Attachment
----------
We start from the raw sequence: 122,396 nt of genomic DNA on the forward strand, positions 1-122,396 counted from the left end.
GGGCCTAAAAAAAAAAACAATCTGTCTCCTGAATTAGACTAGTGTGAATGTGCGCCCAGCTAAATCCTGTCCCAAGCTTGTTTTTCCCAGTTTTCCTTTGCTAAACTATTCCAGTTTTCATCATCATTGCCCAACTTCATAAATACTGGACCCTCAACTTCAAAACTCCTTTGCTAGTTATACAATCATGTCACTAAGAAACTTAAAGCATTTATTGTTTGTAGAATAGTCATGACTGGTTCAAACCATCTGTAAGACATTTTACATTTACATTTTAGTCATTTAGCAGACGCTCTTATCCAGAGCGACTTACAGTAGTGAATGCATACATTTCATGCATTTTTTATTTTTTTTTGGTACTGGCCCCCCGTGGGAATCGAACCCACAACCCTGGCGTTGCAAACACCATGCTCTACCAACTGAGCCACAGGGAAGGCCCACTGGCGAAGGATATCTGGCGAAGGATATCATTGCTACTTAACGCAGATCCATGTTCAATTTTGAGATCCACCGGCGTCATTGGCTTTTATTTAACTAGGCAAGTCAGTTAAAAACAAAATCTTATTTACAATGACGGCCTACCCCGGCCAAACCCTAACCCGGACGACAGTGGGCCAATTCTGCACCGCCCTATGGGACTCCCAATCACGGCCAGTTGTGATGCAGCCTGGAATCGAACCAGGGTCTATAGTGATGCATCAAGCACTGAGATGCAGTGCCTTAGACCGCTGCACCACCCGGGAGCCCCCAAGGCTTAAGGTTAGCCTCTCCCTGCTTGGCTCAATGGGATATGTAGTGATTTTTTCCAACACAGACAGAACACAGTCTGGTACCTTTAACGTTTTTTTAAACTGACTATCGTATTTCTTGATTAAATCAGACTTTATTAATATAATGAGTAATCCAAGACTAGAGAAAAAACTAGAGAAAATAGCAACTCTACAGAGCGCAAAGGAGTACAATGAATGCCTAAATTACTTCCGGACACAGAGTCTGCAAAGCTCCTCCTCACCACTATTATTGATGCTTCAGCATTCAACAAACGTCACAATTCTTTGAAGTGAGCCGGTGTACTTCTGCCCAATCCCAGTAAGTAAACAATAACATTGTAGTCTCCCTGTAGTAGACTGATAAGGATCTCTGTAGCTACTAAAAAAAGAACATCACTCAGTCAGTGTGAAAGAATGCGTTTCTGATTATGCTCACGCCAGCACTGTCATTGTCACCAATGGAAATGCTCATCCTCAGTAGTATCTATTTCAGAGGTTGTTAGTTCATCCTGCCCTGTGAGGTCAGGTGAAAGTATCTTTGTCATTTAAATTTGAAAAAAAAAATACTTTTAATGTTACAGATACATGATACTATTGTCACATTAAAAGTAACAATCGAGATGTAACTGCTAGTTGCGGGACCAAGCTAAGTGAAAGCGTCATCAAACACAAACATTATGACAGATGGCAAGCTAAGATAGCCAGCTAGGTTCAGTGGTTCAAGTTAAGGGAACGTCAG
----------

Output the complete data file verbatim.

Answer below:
We start from the raw sequence: 122,396 nt of genomic DNA on the forward strand, positions 1-122,396 counted from the left end.
GGGCCTAAAAAAAAAAACAATCTGTCTCCTGAATTAGACTAGTGTGAATGTGCGCCCAGCTAAATCCTGTCCCAAGCTTGTTTTTCCCAGTTTTCCTTTGCTAAACTATTCCAGTTTTCATCATCATTGCCCAACTTCATAAATACTGGACCCTCAACTTCAAAACTCCTTTGCTAGTTATACAATCATGTCACTAAGAAACTTAAAGCATTTATTGTTTGTAGAATAGTCATGACTGGTTCAAACCATCTGTAAGACATTTTACATTTACATTTTAGTCATTTAGCAGACGCTCTTATCCAGAGCGACTTACAGTAGTGAATGCATACATTTCATGCATTTTTTATTTTTTTTTGGTACTGGCCCCCCGTGGGAATCGAACCCACAACCCTGGCGTTGCAAACACCATGCTCTACCAACTGAGCCACAGGGAAGGCCCACTGGCGAAGGATATCTGGCGAAGGATATCATTGCTACTTAACGCAGATCCATGTTCAATTTTGAGATCCACCGGCGTCATTGGCTTTTATTTAACTAGGCAAGTCAGTTAAAAACAAAATCTTATTTACAATGACGGCCTACCCCGGCCAAACCCTAACCCGGACGACAGTGGGCCAATTCTGCACCGCCCTATGGGACTCCCAATCACGGCCAGTTGTGATGCAGCCTGGAATCGAACCAGGGTCTATAGTGATGCATCAAGCACTGAGATGCAGTGCCTTAGACCGCTGCACCACCCGGGAGCCCCCAAGGCTTAAGGTTAGCCTCTCCCTGCTTGGCTCAATGGGATATGTAGTGATTTTTTCCAACACAGACAGAACACAGTCTGGTACCTTTAACGTTTTTTTAAACTGACTATCGTATTTCTTGATTAAATCAGACTTTATTAATATAATGAGTAATCCAAGACTAGAGAAAAAACTAGAGAAAATAGCAACTCTACAGAGCGCAAAGGAGTACAATGAATGCCTAAATTACTTCCGGACACAGAGTCTGCAAAGCTCCTCCTCACCACTATTATTGATGCTTCAGCATTCAACAAACGTCACAATTCTTTGAAGTGAGCCGGTGTACTTCTGCCCAATCCCAGTAAGTAAACAATAACATTGTAGTCTCCCTGTAGTAGACTGATAAGGATCTCTGTAGCTACTAAAAAAAGAACATCACTCAGTCAGTGTGAAAGAATGCGTTTCTGATTATGCTCACGCCAGCACTGTCATTGTCACCAATGGAAATGCTCATCCTCAGTAGTATCTATTTCAGAGGTTGTTAGTTCATCCTGCCCTGTGAGGTCAGGTGAAAGTATCTTTGTCATTTAAATTTGAAAAAAAAAATACTTTTAATGTTACAGATACATGATACTATTGTCACATTAAAAGTAACAATCGAGATGTAACTGCTAGTTGCGGGACCAAGCTAAGTGAAAGCGTCATCAAACACAAACATTATGACAGATGGCAAGCTAAGATAGCCAGCTAGGTTCAGTGGTTCAAGTTAAGGGAACGTCAG